Spend, Borrow, Tax, Inflate
I’m truly worried about our future. The things that are going on in the U.S. economy are not sustainable, and I don’t just mean “happy motoring” into the Peak Oil future. The whole economy is on the edge. I don’t see anything on the political or policy horizon that offers any semblance of hope. Nothing. It’s just spend, spend, spend. Borrow, borrow, borrow. And tax, tax, tax.
What’s in all of this for you? What’s in it for me? A lot of inflation, most likely. That’s why you need to buy gold with 5-10% of your portfolio. And have more of your portfolio in good, solid mining firms.
Building on Kunstler’s comments just a bit more, the Obama economic policy assumes that someone out there will still buy U.S. Treasury paper. But will that happen? The best customers for U.S. debt are distinctly unenthusiastic about adding to their holdings.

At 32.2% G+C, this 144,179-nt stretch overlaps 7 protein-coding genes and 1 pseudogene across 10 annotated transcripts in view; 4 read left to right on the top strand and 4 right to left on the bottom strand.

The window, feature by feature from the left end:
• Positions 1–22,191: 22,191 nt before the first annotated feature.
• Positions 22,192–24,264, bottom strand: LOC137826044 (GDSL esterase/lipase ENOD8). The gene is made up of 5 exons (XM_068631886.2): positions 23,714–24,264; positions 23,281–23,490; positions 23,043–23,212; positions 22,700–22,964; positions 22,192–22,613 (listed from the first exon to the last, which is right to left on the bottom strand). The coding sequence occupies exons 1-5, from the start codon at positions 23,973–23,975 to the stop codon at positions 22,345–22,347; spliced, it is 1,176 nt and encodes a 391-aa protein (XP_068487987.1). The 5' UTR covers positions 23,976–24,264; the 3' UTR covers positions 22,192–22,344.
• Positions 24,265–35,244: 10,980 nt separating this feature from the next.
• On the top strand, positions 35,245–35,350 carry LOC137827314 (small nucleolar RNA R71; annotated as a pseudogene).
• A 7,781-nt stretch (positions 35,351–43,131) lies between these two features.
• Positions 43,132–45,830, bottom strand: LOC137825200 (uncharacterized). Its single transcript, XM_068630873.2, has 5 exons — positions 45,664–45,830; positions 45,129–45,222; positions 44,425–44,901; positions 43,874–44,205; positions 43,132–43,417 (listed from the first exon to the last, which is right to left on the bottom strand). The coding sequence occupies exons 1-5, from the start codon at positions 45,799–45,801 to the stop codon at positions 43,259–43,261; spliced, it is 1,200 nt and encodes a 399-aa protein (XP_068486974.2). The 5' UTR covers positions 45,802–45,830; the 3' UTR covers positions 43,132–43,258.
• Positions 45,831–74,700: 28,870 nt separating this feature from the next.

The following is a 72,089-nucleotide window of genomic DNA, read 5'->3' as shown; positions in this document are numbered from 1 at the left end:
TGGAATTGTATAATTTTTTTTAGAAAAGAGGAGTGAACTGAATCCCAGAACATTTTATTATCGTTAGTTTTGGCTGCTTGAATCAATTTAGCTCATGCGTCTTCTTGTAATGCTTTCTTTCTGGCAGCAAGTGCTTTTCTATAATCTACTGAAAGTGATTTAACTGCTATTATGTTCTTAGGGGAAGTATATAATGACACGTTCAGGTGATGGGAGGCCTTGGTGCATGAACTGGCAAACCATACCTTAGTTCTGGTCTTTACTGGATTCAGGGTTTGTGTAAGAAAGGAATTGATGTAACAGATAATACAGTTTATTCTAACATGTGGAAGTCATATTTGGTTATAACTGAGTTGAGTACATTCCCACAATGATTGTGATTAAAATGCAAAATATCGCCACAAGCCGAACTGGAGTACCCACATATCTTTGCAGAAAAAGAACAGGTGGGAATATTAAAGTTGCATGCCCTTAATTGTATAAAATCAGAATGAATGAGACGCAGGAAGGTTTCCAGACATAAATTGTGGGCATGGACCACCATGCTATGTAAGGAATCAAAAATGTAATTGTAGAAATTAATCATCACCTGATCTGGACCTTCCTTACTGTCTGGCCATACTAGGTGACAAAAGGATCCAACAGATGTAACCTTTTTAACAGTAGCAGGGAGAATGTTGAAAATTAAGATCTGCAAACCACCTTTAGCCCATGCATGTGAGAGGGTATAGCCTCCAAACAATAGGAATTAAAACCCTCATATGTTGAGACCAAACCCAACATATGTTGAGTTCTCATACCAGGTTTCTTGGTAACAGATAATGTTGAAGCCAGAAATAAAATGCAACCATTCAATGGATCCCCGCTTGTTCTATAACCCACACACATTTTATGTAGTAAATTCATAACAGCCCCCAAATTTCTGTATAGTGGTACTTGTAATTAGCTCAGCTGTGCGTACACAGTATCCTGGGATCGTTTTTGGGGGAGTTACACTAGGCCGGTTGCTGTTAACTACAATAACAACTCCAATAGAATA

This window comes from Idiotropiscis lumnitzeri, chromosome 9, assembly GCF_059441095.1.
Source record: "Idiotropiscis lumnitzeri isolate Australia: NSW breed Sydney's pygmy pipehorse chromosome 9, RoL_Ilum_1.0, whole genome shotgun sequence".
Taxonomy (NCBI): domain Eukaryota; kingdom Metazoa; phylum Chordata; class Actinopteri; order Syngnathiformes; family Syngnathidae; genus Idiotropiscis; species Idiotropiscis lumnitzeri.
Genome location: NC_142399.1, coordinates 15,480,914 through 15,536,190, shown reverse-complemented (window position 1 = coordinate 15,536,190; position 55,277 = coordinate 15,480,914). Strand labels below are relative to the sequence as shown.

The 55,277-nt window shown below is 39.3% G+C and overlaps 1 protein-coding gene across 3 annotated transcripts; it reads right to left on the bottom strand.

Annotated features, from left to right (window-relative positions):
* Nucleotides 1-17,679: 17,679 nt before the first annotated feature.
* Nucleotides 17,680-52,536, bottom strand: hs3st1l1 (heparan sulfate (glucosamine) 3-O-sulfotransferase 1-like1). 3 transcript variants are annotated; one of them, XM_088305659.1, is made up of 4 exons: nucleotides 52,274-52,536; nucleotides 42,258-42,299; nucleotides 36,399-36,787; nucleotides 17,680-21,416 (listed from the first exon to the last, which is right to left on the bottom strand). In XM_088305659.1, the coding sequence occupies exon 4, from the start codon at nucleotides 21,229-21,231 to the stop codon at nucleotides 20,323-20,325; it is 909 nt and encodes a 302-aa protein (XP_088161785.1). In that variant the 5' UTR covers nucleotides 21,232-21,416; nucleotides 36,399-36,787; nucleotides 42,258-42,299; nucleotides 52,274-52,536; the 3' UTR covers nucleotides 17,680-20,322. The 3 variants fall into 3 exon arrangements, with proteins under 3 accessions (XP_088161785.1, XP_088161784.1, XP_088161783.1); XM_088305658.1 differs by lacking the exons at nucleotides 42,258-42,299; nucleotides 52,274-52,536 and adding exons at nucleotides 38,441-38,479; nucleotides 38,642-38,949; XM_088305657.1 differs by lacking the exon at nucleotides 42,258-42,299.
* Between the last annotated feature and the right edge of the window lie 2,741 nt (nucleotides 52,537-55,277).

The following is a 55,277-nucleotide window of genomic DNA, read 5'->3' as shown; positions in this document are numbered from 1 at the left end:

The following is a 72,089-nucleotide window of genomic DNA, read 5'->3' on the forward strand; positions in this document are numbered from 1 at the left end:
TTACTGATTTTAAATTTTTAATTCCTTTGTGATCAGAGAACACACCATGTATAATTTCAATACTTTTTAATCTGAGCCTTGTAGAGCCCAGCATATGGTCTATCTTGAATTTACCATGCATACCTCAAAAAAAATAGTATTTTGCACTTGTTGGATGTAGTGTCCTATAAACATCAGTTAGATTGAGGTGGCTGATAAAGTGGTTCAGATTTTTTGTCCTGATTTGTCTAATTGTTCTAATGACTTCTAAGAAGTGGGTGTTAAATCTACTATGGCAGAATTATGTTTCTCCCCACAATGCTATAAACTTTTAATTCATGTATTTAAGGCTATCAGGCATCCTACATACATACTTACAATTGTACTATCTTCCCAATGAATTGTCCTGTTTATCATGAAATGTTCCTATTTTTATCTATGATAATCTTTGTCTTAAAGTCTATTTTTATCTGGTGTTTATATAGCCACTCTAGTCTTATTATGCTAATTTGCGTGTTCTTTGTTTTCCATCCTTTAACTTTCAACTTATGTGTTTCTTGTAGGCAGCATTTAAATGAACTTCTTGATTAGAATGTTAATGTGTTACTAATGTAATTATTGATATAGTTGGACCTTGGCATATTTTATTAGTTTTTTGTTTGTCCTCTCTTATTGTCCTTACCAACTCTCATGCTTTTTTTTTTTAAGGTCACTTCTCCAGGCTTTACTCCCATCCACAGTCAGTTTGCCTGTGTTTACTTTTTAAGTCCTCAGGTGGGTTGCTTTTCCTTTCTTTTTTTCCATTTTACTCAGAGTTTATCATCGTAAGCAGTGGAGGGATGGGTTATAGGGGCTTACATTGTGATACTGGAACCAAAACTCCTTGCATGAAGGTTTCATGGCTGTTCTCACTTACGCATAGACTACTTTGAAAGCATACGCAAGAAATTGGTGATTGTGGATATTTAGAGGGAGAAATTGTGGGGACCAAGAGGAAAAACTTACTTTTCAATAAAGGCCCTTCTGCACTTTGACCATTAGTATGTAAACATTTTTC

The Chinese already own a trillion dollars or so in Treasury bills that are depreciating in value. Besides, China needs a continent full of new infrastructure, plus social spending for 1.3 billion people. And don’t forget the new navy China is planning, with which to police its interests from Africa to the central Pacific Ocean and onto South America. All of this will sop up funds China once used to buy U.S. securities.
Another large traditional customer for U.S. debt is Japan. But Japan is running a current account deficit. It lacks the large numbers of dollars to recycle.
In the Middle East, the petro states are no longer receiving a flood of dollars from high-priced oil ($147 per barrel last July). Don’t count on them to buy up U.S. Treasuries.
The bottom line is I don’t know — and I don’t know anyone else who knows — where the buyers will come from to absorb all the new debt that the Obama and congressional spending plans are going to generate. Something has to give. It’s going to be the long-term value of the dollar. I expect to see a lot of fuel poured onto the fires of inflation.
That’s all for today. Thanks for reading.
Byron W. King
March 25, 2009